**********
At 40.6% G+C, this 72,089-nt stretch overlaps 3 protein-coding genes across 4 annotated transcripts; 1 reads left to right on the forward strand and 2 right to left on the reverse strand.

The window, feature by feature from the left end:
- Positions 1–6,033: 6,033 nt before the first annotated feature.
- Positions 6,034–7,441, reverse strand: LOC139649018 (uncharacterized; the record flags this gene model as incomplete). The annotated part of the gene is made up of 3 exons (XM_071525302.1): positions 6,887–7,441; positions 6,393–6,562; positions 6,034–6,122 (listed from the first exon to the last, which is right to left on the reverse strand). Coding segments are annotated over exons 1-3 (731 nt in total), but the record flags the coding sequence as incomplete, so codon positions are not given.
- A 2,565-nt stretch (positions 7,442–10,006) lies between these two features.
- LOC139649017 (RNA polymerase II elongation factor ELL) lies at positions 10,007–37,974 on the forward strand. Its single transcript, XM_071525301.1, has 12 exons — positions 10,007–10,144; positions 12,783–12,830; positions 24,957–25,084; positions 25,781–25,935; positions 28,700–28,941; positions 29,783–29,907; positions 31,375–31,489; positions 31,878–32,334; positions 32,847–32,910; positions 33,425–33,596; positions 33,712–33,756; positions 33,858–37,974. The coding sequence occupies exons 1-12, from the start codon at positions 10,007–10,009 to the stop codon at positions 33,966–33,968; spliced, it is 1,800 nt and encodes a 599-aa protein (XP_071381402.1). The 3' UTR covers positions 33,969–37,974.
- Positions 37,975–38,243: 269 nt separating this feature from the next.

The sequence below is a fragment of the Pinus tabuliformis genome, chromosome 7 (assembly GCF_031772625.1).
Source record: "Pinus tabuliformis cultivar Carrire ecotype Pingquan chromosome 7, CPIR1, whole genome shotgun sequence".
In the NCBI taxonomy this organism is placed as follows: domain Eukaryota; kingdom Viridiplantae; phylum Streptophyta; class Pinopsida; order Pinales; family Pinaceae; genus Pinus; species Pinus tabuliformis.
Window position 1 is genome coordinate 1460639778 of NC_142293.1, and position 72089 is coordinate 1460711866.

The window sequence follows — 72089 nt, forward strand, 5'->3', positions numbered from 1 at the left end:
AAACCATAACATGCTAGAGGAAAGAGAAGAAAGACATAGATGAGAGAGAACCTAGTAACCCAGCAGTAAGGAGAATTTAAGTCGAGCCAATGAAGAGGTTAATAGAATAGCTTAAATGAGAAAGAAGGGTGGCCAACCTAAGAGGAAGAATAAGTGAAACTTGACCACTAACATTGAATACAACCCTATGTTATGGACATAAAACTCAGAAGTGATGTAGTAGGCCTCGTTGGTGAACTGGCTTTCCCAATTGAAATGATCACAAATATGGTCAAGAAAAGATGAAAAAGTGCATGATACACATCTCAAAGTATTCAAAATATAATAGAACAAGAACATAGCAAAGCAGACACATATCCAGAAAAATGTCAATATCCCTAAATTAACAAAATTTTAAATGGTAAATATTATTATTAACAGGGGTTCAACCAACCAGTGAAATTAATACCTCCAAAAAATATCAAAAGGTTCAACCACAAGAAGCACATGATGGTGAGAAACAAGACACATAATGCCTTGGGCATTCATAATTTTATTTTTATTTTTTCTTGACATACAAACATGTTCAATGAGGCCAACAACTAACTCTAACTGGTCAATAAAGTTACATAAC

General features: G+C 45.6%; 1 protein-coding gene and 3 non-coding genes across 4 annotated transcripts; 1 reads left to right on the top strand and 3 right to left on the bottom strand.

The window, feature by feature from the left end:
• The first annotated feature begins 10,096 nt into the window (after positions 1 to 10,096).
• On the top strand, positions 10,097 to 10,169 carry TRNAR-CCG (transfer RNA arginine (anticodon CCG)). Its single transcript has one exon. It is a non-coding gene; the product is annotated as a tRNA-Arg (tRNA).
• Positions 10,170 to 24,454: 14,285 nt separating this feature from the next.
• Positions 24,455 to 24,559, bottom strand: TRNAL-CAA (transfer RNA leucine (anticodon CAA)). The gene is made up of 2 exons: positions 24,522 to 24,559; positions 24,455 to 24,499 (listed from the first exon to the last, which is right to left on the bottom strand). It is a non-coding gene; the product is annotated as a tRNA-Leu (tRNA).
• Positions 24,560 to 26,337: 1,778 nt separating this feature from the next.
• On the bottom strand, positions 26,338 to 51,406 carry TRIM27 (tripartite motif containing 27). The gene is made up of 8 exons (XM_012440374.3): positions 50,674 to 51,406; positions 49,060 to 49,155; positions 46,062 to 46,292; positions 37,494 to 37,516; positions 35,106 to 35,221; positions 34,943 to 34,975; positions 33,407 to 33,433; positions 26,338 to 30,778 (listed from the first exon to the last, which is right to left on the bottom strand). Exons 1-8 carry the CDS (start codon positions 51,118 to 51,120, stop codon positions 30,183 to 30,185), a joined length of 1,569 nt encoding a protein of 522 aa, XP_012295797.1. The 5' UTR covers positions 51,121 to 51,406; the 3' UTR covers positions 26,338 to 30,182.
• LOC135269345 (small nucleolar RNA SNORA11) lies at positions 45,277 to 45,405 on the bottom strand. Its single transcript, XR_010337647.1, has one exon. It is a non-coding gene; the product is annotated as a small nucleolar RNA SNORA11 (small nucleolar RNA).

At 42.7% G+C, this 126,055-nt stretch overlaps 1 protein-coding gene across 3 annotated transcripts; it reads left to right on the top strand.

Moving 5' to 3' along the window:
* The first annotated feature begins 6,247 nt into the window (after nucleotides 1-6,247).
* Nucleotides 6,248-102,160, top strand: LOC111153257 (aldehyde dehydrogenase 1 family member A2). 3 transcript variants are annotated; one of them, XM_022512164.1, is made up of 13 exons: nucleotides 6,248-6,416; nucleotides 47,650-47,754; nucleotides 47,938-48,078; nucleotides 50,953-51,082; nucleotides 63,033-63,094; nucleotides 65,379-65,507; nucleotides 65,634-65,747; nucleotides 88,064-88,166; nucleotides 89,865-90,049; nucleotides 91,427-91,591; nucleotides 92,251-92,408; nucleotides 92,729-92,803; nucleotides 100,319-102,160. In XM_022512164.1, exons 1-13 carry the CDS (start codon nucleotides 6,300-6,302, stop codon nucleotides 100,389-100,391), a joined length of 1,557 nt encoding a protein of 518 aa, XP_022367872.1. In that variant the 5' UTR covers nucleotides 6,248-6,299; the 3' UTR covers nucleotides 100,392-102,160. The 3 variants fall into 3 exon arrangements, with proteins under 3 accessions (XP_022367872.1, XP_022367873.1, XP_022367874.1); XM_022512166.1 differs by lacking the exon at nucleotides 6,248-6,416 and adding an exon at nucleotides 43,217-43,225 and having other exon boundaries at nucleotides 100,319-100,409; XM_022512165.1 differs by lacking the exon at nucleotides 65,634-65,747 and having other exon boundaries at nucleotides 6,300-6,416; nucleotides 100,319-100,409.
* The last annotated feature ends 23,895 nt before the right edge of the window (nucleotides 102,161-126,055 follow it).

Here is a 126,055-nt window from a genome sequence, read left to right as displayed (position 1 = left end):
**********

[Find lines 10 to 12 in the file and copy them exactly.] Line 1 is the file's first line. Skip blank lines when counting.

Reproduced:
In the NCBI taxonomy this organism is placed as follows: domain Eukaryota; kingdom Viridiplantae; phylum Streptophyta; class Pinopsida; order Pinales; family Pinaceae; genus Pinus; species Pinus tabuliformis.
Window position 1 is genome coordinate 1460639778 of NC_142293.1, and position 72089 is coordinate 1460711866.

The window sequence follows — 72089 nt, forward strand, 5'->3', positions numbered from 1 at the left end: